Kniphofia 'Little Maid'
red hot poker
- Position: full sun or partial shade
- Soil: fertile, humus-rich, moist, well-drained soil
- Rate of growth: average
- Flowering period: August to September
- Hardiness: fully hardy
Bright and imposing, kniphofias lend height, vibrancy and drama to any garden. 'Little Maid' produces slender spikes of pale yellow tubular flowers fading to ivory above clumps of evergreen, strap-like leaves from August to September. Originally from South Africa, the elegant, torch-like flowers of kniphofia make vertical accents in a sunny border and look particularly good as part of a scheme based on 'hot' colours. They also look great against a background of ornamental grasses. More compact than other varieties, 'Little Maid' is ideal for smaller gardens. An easy and undemanding plant.
- Garden care: In autumn remove and compost the faded, flower spikes and apply a deep, dry mulch around the crown of the plant. Cut back to the ground in spring to keep the foliage fresh-looking. Divide and re-plant overcrowded colonies in spring.
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Q:Help with plants for N/East facing garden
Hi, I have a little problem choosing some plants....... I really like the look and size of the 'Shady Pink' pre-designed corner planting plan, but our problem is that we have a north east facing garden, so we get no sun at all in the winter, and direct sun for only half a day on either side of the garden during the summer. Would this planting plan be suitable for that level of shade? We are actually are buying plants for the entire garden, so we'd need about 6 new shrubs, and maybe a small tree (we were thinking about the Prunus Amanogawa). Could you please help us with a few shrubs that would do well in these conditions? For perennials, we have been recommended; - Geranium Johnson's Blue, Kniphofia, Crocosmia, and Helleborus foetidus. Are these suitable? Many many thanks! Regards, JoseeAsked on 4/12/2010 by Josee Mallet
A:Hello Josee, It is always difficult to give a definitive answer to the shade issue, but looking at the Shady Pink border, the most shade tolerant plants include Anemone hupehensis Hadspen Abundance, Thalictrum aquilegiifolium and Dryopteris erythrosora. If you click on the following link it will take you to all our shade-loving shrubs http://www.crocus.co.uk/plants/_/shrubs/plcid.1/vid.11/ and for the shade -loving perennials http://www.crocus.co.uk/plants/_/perennials/plcid.2/vid.11/ Of the plants you have listed, the Prunus, Helleborus foetidus, Kniphofia and Crocosmia will be OK as long as there is more sun than shade. I hope this helps. Helen Plant DoctorAnswered on 4/13/2010 by Crocus Helpdesk
Q:What plants would you recommend for my Mediterranean style garden?
Our garden is quite well established and has a Mediterranean feel. We have quite a few spaces that need filling and were hoping you could suggest a few things?Asked on 3/31/2005 by Mrs C Taylor
A:We have several plants that might interest you - here are some of the best Lavandula http://www.crocus.co.uk/search/_/search.lavandula/?s=lavandula Cistus http://www.crocus.co.uk/search/_/search.cistus/?s=cistus Kniphofia http://www.crocus.co.uk/search/_/search.kniphofia/?s=kniphofia Euphorbias http://www.crocus.co.uk/search/_/search.euphorbia/?s=euphorbia Yucca filamentosa http://www.crocus.co.uk/plants/_/shrubs/yucca-filamentosa-/classid.4537/ Eryngium http://www.crocus.co.uk/search/_/search.eryngium/?s=eryngium Sedum http://www.crocus.co.uk/search/_/search.sedum/?s=sedum Brachyglottis http://www.crocus.co.uk/plants/_/shrubs/mediterranean-plants/brachyglottis-dunedin-group-sunshine/classid.4376/ Convolvulus cneorum http://www.crocus.co.uk/plants/_/shrubs/mediterranean-plants/convolvulus-cneorum-/classid.940/Answered on 4/1/2005 by Crocus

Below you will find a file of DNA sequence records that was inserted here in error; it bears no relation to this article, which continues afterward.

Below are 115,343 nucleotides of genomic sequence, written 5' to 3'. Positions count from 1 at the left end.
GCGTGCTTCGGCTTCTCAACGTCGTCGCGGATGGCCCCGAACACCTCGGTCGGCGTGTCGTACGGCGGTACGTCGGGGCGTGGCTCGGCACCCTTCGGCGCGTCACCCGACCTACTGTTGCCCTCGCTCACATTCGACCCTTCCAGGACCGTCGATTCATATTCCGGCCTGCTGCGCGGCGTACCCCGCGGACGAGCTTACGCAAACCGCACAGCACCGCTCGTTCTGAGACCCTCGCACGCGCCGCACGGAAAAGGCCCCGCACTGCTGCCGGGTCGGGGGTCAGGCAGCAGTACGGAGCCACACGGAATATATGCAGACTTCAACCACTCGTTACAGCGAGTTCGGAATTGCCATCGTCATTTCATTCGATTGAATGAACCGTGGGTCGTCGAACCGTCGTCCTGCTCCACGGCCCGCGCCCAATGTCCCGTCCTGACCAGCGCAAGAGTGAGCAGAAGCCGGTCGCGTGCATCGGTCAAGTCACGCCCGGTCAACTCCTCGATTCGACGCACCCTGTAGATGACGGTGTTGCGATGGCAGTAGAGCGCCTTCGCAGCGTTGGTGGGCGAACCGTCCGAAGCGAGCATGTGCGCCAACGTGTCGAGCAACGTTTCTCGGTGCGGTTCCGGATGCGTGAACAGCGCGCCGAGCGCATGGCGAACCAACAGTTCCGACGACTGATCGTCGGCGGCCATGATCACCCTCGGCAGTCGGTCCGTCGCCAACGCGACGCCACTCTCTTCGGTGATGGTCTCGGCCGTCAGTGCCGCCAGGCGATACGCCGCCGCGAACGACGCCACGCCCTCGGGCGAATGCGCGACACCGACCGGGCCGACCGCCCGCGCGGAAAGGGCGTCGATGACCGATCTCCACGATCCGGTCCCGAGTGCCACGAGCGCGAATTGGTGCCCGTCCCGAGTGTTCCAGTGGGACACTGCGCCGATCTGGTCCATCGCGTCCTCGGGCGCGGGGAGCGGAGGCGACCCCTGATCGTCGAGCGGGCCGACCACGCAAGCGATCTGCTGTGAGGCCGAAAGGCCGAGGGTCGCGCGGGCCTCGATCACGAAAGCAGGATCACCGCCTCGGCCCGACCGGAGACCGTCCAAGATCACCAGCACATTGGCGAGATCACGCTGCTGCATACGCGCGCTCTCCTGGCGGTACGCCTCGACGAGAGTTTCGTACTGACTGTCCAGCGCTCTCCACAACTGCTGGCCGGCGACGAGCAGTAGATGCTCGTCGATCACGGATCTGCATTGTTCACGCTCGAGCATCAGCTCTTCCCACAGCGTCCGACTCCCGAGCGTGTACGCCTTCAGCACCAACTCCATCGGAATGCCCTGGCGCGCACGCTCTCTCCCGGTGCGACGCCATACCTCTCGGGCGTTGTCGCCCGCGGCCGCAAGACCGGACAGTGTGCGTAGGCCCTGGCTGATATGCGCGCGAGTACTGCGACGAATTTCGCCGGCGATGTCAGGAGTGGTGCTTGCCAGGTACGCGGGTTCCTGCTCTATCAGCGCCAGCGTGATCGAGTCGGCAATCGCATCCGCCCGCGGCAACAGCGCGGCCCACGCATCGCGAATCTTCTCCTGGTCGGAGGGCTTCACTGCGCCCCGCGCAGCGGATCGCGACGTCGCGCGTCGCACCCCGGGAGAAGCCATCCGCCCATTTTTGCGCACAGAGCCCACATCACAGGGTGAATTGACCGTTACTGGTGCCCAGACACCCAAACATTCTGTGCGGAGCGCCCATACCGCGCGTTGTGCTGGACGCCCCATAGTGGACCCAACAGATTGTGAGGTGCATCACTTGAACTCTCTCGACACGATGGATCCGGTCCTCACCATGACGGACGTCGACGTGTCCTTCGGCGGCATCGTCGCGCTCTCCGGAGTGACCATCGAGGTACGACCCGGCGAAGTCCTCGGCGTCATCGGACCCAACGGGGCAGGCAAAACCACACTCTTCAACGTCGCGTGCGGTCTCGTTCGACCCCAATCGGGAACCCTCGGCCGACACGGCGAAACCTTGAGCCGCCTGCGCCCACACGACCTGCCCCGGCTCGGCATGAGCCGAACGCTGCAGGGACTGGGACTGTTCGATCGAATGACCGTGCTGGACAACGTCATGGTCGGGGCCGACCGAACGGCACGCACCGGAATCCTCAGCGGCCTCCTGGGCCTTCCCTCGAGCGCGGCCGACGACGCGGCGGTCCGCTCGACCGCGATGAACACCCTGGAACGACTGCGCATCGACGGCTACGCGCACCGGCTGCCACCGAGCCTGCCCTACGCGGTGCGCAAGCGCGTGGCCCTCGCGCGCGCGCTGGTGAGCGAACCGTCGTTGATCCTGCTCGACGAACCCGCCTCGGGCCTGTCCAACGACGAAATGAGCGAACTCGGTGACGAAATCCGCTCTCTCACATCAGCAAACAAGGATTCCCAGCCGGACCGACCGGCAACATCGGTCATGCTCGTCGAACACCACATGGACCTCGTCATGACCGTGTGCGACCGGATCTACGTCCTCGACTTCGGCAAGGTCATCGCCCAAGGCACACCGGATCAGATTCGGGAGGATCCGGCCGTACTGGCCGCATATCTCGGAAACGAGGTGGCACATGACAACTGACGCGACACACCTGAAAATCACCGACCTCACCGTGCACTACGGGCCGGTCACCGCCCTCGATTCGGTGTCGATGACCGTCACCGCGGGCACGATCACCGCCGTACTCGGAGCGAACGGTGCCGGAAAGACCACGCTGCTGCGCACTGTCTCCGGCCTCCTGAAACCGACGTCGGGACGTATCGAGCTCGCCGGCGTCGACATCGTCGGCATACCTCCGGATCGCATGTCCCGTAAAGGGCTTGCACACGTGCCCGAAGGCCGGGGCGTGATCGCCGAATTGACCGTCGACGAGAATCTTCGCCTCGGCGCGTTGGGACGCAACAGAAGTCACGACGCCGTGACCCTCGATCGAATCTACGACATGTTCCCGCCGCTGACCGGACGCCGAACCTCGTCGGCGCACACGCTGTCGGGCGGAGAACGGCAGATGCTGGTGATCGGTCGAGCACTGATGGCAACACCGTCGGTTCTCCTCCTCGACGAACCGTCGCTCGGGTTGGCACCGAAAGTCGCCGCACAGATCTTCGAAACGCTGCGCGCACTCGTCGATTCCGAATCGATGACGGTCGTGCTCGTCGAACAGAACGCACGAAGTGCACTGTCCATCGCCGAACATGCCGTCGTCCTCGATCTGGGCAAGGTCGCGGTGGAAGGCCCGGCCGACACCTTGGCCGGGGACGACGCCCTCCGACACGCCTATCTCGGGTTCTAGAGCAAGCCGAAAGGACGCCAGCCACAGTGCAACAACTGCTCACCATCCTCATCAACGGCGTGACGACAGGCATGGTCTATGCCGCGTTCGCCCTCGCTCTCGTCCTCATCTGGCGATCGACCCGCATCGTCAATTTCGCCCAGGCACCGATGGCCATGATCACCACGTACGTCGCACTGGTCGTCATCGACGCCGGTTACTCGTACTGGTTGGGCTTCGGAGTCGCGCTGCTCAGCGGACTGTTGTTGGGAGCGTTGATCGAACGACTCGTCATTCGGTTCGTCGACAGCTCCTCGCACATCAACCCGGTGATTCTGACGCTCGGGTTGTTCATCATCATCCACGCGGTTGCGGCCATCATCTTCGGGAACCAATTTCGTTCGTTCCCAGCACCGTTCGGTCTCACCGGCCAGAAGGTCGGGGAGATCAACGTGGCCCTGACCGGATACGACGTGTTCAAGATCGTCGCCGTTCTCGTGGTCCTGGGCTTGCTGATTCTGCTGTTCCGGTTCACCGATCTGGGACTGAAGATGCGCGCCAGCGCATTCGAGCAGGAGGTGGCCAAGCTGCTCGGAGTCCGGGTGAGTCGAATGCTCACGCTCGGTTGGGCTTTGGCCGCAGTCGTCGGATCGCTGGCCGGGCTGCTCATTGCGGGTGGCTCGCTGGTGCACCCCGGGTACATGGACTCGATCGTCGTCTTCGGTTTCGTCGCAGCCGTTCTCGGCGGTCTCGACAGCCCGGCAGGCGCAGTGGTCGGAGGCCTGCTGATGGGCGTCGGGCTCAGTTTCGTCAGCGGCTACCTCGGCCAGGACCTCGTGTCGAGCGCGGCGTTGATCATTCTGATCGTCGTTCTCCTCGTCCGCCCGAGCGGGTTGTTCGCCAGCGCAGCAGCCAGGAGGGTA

Q:What can I plant in a Mediterranean style garden?
I want give my garden a Mediterranean look but I do not know what to plant. Could you please help?Asked on 3/29/2005 by email@example.com
A:There are quite a few plants that we sell on the website which will give you a mediterranean feel to your garden - here are some of the best any of the Kniphofias http://www.crocus.co.uk/findplant/results/?CommonName=kniphofia any of the Euphorbias http://www.crocus.co.uk/findplant/results/?CommonName=euphorbia Yucca filamentosa http://www.crocus.co.uk/findplant/results/?CommonName=yucca+fil Stipa tenuissima http://www.crocus.co.uk/findplant/results/?ContentType=Plant_Card&ClassID=1000000022&CategoryID= any of the Eryngiums http://www.crocus.co.uk/findplant/results/?CommonName=eryngium any of the Sedum spectabile http://www.crocus.co.uk/findplant/results/?CommonName=sedum+spect any of the Bergenias http://www.crocus.co.uk/findplant/results/?CommonName=bergenia Erigeron http://www.crocus.co.uk/findplant/results/?CommonName=erigeron Brachyglottis compacta Sunshine http://www.crocus.co.uk/findplant/results/?ContentType=Plant_Card&ClassID=4376&CategoryID= Convolvulus cneorum http://www.crocus.co.uk/findplant/results/?ContentType=Plant_Card&ClassID=940&CategoryID= Phlomis italica http://www.crocus.co.uk/findplant/results/?CommonName=phlomis Lavandula x intermedia Dutch Group http://www.crocus.co.uk/findplant/results/?ContentType=Plant_Card&ClassID=4046&CategoryID= Festuca glauca http://www.crocus.co.uk/findplant/results/?CommonName=Festuca+glauc&x=12&y=10Answered on 3/30/2005 by Crocus
Mediterranean gardens can take on various guises from the rustic and rambling to the formal elegance of an Italian courtyard. However, they all have key features in common, including the use of exotic, sometimes tender, drought-tolerant plants in pots andRead full article